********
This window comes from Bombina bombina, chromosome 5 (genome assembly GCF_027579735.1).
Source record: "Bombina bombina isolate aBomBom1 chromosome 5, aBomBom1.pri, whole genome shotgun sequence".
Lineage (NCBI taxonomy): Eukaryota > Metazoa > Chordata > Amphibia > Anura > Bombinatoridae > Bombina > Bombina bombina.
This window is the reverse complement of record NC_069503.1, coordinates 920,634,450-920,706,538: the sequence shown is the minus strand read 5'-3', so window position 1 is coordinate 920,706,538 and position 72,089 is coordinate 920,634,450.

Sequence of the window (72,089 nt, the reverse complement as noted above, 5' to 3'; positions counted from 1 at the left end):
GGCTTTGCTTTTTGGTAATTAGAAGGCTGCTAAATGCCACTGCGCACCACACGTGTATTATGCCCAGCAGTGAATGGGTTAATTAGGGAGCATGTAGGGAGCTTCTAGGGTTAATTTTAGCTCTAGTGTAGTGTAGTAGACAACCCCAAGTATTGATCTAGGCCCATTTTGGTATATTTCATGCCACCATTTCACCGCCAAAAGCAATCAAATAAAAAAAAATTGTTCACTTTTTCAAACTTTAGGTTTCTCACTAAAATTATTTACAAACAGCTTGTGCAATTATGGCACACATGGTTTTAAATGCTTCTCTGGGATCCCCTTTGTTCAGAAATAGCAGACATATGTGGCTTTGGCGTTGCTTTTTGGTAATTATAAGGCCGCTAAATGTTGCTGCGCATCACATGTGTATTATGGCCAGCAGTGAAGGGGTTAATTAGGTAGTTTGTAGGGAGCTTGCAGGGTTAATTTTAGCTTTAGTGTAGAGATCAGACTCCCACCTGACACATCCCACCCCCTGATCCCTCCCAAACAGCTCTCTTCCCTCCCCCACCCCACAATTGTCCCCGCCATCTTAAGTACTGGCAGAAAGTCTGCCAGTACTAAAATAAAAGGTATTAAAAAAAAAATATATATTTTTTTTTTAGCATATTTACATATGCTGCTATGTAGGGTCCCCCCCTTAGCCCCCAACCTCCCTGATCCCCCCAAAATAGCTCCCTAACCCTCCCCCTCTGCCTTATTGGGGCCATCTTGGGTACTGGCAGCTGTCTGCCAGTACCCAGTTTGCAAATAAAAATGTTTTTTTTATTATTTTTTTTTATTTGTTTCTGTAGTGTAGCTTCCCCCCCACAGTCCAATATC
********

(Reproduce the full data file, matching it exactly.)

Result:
This window comes from Bombina bombina, chromosome 5 (genome assembly GCF_027579735.1).
Source record: "Bombina bombina isolate aBomBom1 chromosome 5, aBomBom1.pri, whole genome shotgun sequence".
Lineage (NCBI taxonomy): Eukaryota > Metazoa > Chordata > Amphibia > Anura > Bombinatoridae > Bombina > Bombina bombina.
This window is the reverse complement of record NC_069503.1, coordinates 920,634,450-920,706,538: the sequence shown is the minus strand read 5'-3', so window position 1 is coordinate 920,706,538 and position 72,089 is coordinate 920,634,450.

Sequence of the window (72,089 nt, the reverse complement as noted above, 5' to 3'; positions counted from 1 at the left end):
GGCTTTGCTTTTTGGTAATTAGAAGGCTGCTAAATGCCACTGCGCACCACACGTGTATTATGCCCAGCAGTGAATGGGTTAATTAGGGAGCATGTAGGGAGCTTCTAGGGTTAATTTTAGCTCTAGTGTAGTGTAGTAGACAACCCCAAGTATTGATCTAGGCCCATTTTGGTATATTTCATGCCACCATTTCACCGCCAAAAGCAATCAAATAAAAAAAAATTGTTCACTTTTTCAAACTTTAGGTTTCTCACTAAAATTATTTACAAACAGCTTGTGCAATTATGGCACACATGGTTTTAAATGCTTCTCTGGGATCCCCTTTGTTCAGAAATAGCAGACATATGTGGCTTTGGCGTTGCTTTTTGGTAATTATAAGGCCGCTAAATGTTGCTGCGCATCACATGTGTATTATGGCCAGCAGTGAAGGGGTTAATTAGGTAGTTTGTAGGGAGCTTGCAGGGTTAATTTTAGCTTTAGTGTAGAGATCAGACTCCCACCTGACACATCCCACCCCCTGATCCCTCCCAAACAGCTCTCTTCCCTCCCCCACCCCACAATTGTCCCCGCCATCTTAAGTACTGGCAGAAAGTCTGCCAGTACTAAAATAAAAGGTATTAAAAAAAAAATATATATTTTTTTTTTAGCATATTTACATATGCTGCTATGTAGGGTCCCCCCCTTAGCCCCCAACCTCCCTGATCCCCCCAAAATAGCTCCCTAACCCTCCCCCTCTGCCTTATTGGGGCCATCTTGGGTACTGGCAGCTGTCTGCCAGTACCCAGTTTGCAAATAAAAATGTTTTTTTTATTATTTTTTTTTATTTGTTTCTGTAGTGTAGCTTCCCCCCCACAGTCCAATATC